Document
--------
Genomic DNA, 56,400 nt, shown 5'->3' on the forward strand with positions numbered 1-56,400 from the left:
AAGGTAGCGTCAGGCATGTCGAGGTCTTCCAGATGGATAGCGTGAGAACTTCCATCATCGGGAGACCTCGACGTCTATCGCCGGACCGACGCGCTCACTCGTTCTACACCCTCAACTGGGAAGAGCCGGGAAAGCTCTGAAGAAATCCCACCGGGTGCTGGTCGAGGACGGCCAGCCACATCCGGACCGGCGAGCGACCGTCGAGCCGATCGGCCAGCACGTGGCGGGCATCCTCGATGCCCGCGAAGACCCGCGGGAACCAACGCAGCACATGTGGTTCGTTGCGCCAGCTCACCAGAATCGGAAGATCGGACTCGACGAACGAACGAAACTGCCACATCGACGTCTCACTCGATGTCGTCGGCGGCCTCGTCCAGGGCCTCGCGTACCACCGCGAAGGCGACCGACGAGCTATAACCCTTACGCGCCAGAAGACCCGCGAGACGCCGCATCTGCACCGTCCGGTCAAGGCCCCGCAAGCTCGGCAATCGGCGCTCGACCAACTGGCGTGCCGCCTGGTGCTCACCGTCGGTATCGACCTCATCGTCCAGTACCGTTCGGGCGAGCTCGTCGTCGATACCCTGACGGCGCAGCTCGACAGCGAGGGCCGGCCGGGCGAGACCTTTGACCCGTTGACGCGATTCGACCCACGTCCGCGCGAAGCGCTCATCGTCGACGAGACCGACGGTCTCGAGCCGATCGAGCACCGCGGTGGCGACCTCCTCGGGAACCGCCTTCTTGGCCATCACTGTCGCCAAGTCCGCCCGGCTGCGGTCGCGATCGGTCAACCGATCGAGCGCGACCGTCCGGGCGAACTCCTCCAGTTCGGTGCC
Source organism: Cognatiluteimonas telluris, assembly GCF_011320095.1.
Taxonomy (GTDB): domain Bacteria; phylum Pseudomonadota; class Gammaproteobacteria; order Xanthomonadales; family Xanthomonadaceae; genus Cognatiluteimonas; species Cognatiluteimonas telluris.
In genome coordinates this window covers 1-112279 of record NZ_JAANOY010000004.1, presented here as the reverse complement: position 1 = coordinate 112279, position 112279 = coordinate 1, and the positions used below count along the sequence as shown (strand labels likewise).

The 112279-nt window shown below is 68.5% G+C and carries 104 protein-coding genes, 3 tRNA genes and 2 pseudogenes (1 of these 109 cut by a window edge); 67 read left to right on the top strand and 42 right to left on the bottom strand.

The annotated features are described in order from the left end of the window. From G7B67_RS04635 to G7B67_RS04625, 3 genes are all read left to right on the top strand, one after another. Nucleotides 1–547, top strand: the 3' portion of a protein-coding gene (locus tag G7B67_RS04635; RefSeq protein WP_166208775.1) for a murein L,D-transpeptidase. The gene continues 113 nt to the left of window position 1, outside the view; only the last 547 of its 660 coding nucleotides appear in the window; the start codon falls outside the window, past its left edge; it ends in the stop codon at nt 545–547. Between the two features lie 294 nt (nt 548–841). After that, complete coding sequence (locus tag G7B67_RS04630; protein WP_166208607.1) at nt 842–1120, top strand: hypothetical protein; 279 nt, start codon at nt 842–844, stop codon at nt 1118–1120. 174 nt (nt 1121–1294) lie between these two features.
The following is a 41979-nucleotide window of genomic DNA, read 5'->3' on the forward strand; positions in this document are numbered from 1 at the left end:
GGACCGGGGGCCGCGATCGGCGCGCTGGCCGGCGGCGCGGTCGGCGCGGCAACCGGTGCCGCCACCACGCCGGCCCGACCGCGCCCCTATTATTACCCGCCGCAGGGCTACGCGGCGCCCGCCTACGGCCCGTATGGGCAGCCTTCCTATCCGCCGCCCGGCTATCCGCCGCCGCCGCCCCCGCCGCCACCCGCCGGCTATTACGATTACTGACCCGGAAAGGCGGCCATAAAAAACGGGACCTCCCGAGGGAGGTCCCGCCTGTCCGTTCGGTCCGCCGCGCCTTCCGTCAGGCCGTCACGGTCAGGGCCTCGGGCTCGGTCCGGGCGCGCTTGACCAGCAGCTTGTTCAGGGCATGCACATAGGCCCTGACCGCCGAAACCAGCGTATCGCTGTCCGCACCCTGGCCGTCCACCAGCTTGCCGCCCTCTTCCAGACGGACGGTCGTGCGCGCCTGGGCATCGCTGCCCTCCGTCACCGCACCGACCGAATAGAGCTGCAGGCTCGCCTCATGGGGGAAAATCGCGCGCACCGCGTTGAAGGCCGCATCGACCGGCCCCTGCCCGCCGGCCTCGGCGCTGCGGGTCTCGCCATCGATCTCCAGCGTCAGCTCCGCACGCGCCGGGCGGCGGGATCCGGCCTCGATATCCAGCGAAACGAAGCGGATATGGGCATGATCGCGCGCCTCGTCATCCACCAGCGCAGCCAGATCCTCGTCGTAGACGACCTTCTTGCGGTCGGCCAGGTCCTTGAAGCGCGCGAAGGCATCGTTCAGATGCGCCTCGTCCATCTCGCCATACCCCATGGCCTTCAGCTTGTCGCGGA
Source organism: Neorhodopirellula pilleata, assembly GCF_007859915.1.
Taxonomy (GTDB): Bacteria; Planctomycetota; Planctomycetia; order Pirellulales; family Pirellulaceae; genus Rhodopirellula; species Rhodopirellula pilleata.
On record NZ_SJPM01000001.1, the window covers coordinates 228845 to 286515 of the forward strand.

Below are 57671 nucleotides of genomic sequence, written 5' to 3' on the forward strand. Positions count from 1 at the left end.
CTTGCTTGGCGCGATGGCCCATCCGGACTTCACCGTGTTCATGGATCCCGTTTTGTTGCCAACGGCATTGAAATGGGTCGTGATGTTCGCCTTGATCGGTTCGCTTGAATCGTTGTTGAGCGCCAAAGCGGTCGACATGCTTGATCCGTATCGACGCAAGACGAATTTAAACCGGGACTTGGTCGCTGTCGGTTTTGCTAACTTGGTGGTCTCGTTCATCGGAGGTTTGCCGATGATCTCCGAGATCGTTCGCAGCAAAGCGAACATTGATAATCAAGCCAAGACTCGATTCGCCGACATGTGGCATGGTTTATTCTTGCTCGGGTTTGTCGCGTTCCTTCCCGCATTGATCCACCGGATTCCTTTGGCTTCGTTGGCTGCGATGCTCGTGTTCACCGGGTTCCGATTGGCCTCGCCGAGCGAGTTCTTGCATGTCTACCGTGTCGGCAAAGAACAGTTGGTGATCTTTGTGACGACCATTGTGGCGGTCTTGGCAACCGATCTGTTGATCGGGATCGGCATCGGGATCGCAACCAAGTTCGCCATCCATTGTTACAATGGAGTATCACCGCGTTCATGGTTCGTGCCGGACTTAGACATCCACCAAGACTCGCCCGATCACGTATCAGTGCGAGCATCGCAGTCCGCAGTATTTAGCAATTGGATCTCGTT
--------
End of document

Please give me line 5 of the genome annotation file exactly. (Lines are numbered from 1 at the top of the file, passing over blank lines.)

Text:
In genome coordinates this window covers 1-112279 of record NZ_JAANOY010000004.1, presented here as the reverse complement: position 1 = coordinate 112279, position 112279 = coordinate 1, and the positions used below count along the sequence as shown (strand labels likewise).